A new scheme concerning Languages for Specialists of Other Disciplines (LANSAD) has been voted by the governing body of Lille 3 University. It includes the taking of a certification within the cursus in order to certify the level of language of the students (cf CLES certificate as described below).

 

1.4 Practical realisation

 

1.4.1. Innovation in the classroom for Degree and Masters

  • 2006: indexing of all language courses of the CEFR
  • 2008: the broadest implementation of a placement test for new baccalaureat holders in first degree and in Masters
  • 2008: working with the Language Resource Centre (see below)

1.4.2. The “Plan langues à l’Ecole Doctorale”

  • workshops in three languages (Spanish, German, English) from January till June. The aim is to enable students to comprehend oral and written discourse and attend or participate in conferences.
  • organisation of study days in one of these three languages
  • organisation of a study day entitled « Babel » at the end of June, gathering interventions in any of these three languages.

1.4.3. Working with the Language Resource Centre (LRC)


Lille3 has created a back-up system for students in the form of a Language Resource Centre. Opened in 2001, the Language Resource Centre is not only a media library but a centre of learning and innovative interaction between teachers and learners. It allows students to personalize their learning routes and encourages the autonomy of students (both linguistic autonomy and learner autonomy). The LRC makes available the following resources:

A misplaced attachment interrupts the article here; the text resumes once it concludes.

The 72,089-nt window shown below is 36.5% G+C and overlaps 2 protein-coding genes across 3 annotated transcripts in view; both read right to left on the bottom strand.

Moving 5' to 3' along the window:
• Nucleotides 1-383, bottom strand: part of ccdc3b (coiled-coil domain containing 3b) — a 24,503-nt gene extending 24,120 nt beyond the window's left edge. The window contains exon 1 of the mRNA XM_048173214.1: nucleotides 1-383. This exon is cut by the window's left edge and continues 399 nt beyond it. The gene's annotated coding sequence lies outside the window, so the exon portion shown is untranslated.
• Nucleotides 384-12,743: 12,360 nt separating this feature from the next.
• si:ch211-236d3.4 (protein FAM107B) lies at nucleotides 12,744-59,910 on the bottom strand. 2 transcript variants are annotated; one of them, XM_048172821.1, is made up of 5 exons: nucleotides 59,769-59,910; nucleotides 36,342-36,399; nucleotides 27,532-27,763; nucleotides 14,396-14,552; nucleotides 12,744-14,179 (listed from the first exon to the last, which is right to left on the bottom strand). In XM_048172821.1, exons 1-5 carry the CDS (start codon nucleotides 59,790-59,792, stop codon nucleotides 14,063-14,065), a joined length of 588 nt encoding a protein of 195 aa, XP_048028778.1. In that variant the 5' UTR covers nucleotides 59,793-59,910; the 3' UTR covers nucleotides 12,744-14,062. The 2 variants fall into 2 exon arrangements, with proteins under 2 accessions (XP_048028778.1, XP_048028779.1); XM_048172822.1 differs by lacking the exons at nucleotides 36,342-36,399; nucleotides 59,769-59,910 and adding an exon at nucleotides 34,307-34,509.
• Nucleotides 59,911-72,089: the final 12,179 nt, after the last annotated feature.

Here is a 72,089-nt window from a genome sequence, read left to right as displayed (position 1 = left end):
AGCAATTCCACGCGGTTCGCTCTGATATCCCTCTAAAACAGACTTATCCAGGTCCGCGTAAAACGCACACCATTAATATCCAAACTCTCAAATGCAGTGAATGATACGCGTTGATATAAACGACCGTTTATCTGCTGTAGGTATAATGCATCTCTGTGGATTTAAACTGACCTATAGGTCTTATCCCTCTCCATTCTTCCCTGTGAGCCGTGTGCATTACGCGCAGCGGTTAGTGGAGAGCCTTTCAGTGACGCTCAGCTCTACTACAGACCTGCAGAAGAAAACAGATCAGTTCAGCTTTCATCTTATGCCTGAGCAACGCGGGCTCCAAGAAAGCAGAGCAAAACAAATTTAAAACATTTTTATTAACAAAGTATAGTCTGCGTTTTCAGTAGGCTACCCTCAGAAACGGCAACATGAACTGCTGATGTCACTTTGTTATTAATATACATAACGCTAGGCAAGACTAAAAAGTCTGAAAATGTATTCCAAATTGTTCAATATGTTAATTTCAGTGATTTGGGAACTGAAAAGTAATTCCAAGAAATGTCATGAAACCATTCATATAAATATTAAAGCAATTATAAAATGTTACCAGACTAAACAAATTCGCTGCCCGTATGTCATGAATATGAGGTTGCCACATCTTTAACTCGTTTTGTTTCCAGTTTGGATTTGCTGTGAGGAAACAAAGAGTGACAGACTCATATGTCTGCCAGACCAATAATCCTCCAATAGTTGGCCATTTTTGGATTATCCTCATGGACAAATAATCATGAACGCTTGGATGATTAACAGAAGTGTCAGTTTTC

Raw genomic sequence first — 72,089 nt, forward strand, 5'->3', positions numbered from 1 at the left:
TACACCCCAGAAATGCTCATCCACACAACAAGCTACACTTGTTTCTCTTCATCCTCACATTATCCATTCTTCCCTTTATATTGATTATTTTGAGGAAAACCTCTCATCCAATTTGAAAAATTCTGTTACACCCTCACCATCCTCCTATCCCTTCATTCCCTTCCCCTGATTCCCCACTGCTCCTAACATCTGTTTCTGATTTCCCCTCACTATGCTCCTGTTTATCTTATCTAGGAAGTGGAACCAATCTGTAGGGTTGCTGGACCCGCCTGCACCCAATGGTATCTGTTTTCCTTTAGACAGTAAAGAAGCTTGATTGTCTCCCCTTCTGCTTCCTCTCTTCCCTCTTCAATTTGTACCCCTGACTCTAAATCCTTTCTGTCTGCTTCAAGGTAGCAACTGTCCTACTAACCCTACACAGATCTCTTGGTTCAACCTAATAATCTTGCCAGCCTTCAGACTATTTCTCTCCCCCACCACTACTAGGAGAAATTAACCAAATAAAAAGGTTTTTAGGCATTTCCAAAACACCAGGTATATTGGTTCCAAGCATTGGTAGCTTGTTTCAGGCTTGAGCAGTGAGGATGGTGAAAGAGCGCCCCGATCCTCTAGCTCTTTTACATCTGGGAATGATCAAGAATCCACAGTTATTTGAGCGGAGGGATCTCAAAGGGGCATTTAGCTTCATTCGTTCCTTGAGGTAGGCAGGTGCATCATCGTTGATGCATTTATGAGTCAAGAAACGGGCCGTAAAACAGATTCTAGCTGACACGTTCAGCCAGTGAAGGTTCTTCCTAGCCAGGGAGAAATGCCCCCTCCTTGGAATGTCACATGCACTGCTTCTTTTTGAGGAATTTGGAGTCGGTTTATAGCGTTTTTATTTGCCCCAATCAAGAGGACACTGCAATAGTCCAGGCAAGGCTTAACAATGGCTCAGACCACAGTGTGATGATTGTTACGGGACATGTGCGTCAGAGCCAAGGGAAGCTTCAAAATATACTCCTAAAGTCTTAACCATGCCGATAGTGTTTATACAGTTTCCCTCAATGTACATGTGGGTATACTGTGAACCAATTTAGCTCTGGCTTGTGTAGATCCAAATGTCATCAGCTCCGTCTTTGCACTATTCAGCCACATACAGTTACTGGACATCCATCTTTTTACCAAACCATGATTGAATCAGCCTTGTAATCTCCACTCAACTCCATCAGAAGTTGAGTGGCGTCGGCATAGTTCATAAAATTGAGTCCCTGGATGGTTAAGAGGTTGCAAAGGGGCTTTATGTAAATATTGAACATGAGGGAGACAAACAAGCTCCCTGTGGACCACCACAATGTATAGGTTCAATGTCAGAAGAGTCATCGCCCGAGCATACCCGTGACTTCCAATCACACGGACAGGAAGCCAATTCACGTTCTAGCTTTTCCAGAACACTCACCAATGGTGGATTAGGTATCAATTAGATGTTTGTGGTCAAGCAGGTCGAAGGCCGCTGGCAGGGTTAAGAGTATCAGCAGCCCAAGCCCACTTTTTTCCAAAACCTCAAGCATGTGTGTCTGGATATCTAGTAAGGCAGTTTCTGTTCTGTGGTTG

• digital resources available on the market (CD-Roms and websites for language learning, free access to dictionaries). The CD-Roms are only in the LRC accessible. Websites are accessible via Internet.
  • authentic documents (videos, DVDs, Live TV, information websites)
  • multimedia documents compiled by members of the teaching staff
  • training modules

The LRC is not open to the students of the partner universities of the Nord-Pas-de-Calais but:

  • A reflexion has been launched within the Regional Numerical University Board (UNR) so that the access to the websites of the 6 InterU universities becomes compatible.
  • An application has been developed to facilitate the access to the language resources of the RLC. The application permits an interoperability and aims at federating the LRC of the 6 universities members of the interU-langues project.

The LRC also provides a broad logistical support structure for the autonomization of learning thanks to the work of its teams of « language tutors » (lecteurs or teachers, often native speakers, have hours timetabled in the Centre):

  • A support system for students enrolled on courses, involving work which is complementary to classwork (according to the resources prescribed and validated by the teacher); the opportunity to work in split groups, whereby one half works at the LRC in supervised autonomy and the other half works in class. The autonomous learning in the LRC is not compulsory and depends of the aims of the each teacher. There is no fixed amount of working hours per week, it depends of the curricula (Example: two hours a week are demanded for students of German in the second year).